This is the fourth post in a 5 day series, The Ins & Outs of Science Fairs
Preparing Your Science Fair Display Board
For almost every science fair project, you need to prepare a display board to communicate your work to others. In most cases you will use a standard, three-panel display board that unfolds to be 36″ tall by 48″ wide. Be sure to check the rules and regulations of your local fair, however.
Organize your information so that your audience can easily follow your experiment by reading from top to bottom, then left to right. Include each step: abstract or summary (in brief, what is your project share or demonstrate), question or problem, hypothesis, variables, background research, results, materials and methods, and finally your conclusion.
The title should be big and easily read from across the room. Choose one that accurately describes your work, but also grabs peoples’ attention.
Use photos or draw diagrams to present non-numerical data, to propose models that explain your results, or just to show your experimental setup.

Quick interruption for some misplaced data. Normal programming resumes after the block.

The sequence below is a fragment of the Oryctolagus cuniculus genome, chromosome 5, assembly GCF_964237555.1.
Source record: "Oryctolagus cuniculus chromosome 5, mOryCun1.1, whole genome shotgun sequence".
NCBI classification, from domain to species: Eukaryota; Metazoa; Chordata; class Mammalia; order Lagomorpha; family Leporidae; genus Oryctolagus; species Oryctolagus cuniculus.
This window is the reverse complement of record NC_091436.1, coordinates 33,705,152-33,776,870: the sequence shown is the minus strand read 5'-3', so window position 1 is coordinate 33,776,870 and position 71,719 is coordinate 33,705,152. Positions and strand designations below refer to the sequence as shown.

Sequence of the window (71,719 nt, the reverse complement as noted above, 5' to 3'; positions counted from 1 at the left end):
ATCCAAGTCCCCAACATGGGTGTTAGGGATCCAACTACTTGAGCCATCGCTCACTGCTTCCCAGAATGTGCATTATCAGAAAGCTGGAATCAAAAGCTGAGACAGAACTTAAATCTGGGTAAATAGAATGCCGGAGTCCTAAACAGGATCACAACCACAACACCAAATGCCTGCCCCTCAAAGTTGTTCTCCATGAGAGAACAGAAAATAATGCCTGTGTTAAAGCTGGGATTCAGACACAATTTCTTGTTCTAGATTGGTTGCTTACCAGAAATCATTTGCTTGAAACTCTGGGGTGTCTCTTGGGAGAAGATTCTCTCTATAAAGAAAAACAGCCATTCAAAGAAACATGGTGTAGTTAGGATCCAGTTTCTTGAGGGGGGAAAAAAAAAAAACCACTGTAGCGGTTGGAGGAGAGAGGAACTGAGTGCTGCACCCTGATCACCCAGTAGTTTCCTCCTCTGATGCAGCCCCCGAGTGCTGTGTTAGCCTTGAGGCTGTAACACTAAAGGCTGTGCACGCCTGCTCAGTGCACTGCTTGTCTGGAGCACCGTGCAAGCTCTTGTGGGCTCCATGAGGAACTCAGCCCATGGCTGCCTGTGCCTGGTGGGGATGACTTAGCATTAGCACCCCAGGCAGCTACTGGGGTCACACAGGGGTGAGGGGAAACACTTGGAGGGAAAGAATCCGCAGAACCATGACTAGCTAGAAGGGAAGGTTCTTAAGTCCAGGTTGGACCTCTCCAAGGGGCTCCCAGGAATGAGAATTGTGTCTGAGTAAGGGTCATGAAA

Your laboratory notebook and any materials you used may also interest. Again, be sure to check the rules for your science fair.
Preparing Your Science Fair Presentation
- If you can communicate your science fair project well, you improve your chances of winning.
- Write up a short “speech” (about 2–5 minutes long) summarizing your science fair project. Talk about how you developed the idea, the theory behind it, and why your project turned out the way it did. You will give this speech when you first meet the judges.
- Practice explaining your science fair project to others and pretend they are judges. You may wish to organize a list of questions you think the judges will ask you. Prepare answers to these questions and then practice answering them.
- Practice explaining your science fair project in simple terms so anyone can understand it.
- Dress nicely.
- Make good use of your display board. Point to diagrams and graphs when you are discussing them.
- Be positive and enthusiastic.
- Be confident with your answers and speak clearly.
- It is okay to say “I do not know.”
- Treat each person who visits you like a judge, even nonscientists.
- After the science fair, ask for feedback from the judges to improve your project.
Join me again tomorrow for the final installment in the Ins and Outs of Science Fairs: Getting the Most Out of a Science Fair.